Seniors, minorities to have largest impact on tomorrow's America

April 23, 2008

The demographic patterns of older Americans and certain ethnic groups will have greater effects on the country's socioeconomic outlook than previously thought, according to the latest issue of Public Policy & Aging Report (PPAR). In particular, the Baby Boomer generation and residents of Hispanic and Asian backgrounds will have a noticeable impact as their populations swell.

The entire issue is authored by cutting-edge demographer William H. Frey. He is currently a senior fellow with Metropolitan Studies Program at the Brookings Institution and is a research professor at the University of Michigan and a senior fellow of the Milken Institute in Santa Monica, CA.

His research upends traditional notions of how and where Americans spend their later years. In states where senior populations will grow fastest over the next 35 years, "aging in place" rather than migration will drive this growth. In Georgia, for example, the number of residents age 65+ will increase by more than 40 percent from 2010 to 2020 due to the aging of existing residents, versus less than three percent due to migration.

Frey's examination of minorities finds Hispanics and Asian immigrants having a profound effect on the entire country, especially in certain regions. Until recently, these populations were highly clustered in a few big metropolitan areas. But statistics show that there has been a dispersal of immigrants away from the traditional magnets of Los Angeles, New York, Chicago, and Miami to new destinations in all parts of the country.

Source: The Gerontological Society of America

Explore further: Should older Americans live in places segregated from the young?

Related Stories

Can towns near Japan's Fukushima nuclear plant recover?

September 8, 2015

A few signs of life are returning to this rural town made desolate by the Fukushima nuclear disaster four-and-a-half years ago: Carpenters bang on houses, an occasional delivery truck drives by and a noodle shop has opened ...

Amateur paleontologist finds rare fossil of fish in Arizona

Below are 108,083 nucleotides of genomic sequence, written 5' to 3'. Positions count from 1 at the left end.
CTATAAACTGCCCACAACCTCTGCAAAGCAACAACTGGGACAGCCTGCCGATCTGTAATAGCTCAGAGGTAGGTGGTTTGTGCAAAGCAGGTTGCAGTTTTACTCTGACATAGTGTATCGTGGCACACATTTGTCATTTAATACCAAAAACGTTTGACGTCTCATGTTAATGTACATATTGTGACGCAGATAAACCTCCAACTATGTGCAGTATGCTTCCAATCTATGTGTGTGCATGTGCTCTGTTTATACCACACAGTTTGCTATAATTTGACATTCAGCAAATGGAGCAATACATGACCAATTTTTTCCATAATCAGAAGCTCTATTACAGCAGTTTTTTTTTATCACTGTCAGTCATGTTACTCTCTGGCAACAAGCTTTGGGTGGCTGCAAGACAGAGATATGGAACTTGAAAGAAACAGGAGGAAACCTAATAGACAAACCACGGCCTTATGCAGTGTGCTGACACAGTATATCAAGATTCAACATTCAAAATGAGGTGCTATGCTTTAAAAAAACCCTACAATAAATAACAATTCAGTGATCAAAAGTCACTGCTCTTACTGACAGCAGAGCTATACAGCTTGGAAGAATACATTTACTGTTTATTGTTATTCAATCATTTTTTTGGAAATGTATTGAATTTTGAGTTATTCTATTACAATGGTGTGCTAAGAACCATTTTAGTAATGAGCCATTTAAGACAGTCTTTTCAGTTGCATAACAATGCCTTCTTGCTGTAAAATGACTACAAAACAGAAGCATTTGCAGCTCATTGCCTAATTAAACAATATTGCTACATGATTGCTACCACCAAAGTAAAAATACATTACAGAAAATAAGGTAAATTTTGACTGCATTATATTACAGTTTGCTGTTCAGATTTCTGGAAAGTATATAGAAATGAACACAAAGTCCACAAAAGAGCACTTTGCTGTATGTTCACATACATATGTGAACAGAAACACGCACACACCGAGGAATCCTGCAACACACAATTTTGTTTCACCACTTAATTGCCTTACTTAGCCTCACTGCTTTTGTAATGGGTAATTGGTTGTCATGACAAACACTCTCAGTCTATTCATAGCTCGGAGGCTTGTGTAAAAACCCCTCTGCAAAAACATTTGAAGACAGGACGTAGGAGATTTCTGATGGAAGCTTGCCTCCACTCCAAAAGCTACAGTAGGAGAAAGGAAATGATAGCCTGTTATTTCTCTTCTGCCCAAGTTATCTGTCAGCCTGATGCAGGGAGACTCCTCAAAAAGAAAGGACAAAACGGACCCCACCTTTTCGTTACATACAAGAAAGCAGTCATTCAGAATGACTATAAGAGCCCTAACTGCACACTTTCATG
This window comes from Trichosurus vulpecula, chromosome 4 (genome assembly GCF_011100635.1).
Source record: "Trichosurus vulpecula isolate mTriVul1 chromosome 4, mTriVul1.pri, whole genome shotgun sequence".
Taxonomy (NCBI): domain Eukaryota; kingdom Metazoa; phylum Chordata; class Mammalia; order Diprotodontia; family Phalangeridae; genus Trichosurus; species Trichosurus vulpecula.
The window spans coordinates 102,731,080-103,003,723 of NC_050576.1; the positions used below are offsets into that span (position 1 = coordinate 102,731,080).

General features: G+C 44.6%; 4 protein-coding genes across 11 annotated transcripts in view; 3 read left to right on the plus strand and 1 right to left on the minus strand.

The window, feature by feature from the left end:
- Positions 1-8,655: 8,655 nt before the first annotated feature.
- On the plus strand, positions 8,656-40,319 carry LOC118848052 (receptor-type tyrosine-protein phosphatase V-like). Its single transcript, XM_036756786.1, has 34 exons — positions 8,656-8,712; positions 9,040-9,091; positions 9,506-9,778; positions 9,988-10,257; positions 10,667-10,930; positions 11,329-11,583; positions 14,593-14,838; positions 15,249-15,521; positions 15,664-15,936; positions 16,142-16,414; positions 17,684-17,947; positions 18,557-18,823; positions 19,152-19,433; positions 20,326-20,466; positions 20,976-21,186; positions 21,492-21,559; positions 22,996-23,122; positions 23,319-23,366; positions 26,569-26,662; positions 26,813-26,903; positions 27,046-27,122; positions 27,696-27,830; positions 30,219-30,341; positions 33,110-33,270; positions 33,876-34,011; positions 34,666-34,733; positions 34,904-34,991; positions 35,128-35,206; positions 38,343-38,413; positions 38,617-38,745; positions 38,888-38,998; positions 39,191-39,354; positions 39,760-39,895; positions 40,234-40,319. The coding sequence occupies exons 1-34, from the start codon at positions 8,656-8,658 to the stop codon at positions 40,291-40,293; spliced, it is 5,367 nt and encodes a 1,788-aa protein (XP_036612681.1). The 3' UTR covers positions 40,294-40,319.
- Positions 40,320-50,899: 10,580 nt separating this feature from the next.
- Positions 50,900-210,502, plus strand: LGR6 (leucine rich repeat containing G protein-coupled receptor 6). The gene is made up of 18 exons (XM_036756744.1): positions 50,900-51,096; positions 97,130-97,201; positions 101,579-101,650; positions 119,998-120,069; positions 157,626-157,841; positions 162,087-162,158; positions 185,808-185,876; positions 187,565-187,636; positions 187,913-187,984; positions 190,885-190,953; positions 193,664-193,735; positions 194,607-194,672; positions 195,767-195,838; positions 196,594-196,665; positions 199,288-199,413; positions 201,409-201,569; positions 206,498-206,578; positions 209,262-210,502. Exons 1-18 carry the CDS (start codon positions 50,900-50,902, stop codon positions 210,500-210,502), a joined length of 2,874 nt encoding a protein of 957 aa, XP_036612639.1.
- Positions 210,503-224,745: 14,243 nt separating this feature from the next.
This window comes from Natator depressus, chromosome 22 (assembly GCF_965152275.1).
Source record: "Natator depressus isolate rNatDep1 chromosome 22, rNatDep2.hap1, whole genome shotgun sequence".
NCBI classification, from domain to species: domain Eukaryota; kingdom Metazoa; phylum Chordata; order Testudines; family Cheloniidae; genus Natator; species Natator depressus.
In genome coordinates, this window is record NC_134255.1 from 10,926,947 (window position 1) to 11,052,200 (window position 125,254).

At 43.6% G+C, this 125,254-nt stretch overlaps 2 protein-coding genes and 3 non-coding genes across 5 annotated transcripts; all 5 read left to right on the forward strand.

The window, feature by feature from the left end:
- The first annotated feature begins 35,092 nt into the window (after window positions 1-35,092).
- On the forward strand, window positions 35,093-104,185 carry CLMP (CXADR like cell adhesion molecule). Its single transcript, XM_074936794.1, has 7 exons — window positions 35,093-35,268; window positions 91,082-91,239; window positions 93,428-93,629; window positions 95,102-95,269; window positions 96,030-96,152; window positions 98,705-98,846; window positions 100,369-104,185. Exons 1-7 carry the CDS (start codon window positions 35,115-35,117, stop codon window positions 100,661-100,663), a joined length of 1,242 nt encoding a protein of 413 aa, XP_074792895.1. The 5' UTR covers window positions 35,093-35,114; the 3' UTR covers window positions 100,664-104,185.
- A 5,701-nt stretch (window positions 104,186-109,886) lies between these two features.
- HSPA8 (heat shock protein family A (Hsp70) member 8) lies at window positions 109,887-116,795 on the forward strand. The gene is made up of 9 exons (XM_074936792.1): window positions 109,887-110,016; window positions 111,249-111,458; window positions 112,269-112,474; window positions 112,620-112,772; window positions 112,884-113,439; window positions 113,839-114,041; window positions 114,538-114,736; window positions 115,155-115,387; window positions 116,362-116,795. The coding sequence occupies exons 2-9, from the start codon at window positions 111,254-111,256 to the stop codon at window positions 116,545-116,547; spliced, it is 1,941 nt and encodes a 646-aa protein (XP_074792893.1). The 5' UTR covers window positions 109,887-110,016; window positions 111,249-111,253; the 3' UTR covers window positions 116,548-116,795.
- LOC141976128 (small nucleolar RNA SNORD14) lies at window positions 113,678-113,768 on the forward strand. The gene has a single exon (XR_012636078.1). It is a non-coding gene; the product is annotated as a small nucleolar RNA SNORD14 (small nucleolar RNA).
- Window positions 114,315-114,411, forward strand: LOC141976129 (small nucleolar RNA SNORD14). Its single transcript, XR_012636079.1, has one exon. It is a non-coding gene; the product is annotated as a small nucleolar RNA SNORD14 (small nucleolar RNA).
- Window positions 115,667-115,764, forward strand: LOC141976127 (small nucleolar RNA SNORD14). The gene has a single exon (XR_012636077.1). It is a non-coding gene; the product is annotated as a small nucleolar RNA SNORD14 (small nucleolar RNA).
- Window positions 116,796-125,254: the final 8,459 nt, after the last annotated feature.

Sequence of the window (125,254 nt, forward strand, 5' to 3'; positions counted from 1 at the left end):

September 3, 2015

Growing up, Stephanie Leco often would dig in her backyard and imagine finding fossils of a tyrannosaurus rex. She was fascinated with the idea of holding something in her hand that was millions of years old and would give ...

Rethinking the computer game as a teaching tool

August 23, 2015

Christian Varona didn't rely on textbooks and slideshows to learn history. When it came to studying for daunting Advanced Placement tests, he didn't turn to a tutor, either.

Cool paint job could blow away air con costs

July 20, 2015

A cool discovery from QUT researchers has found that a special roof coating could bring Queenslanders relief from sweltering summers as well as lower electricity bills.

High-tech sensors help kids keep eye on aging parents

May 5, 2015

Each time 81-year-old Bill Dworsky or his 80-year-old wife Dorothy opens the refrigerator, closes the bathroom door or lifts the lid on a pill container, tiny sensors in their San Francisco home make notes on a digital logbook.

Recommended for you

Ancient genome from Africa sequenced for the first time

October 8, 2015

The first ancient human genome from Africa to be sequenced has revealed that a wave of migration back into Africa from Western Eurasia around 3,000 years ago was up to twice as significant as previously thought, and affected ...

Rare braincase provides insight into dinosaur brain

October 8, 2015

Experts have described one of the most complete sauropod dinosaur braincases ever found in Europe. The find could help scientists uncover some of the mysteries of how dinosaur brains operated, including their intellectual ...

How much for that Nobel prize in the window?

October 3, 2015

No need to make peace in the Middle East, resolve one of science's great mysteries or pen a masterpiece: the easiest way to get yourself a Nobel prize may be to buy one.

The dark side of Nobel prizewinning research

October 4, 2015

Think of the Nobel prizes and you think of groundbreaking research bettering mankind, but the awards have also honoured some quite unhumanitarian inventions such as chemical weapons, DDT and lobotomies.


Please sign in to add a comment. Registration is free, and takes less than a minute. Read more

Click here to reset your password.
Sign in to get notified via email when new comments are made.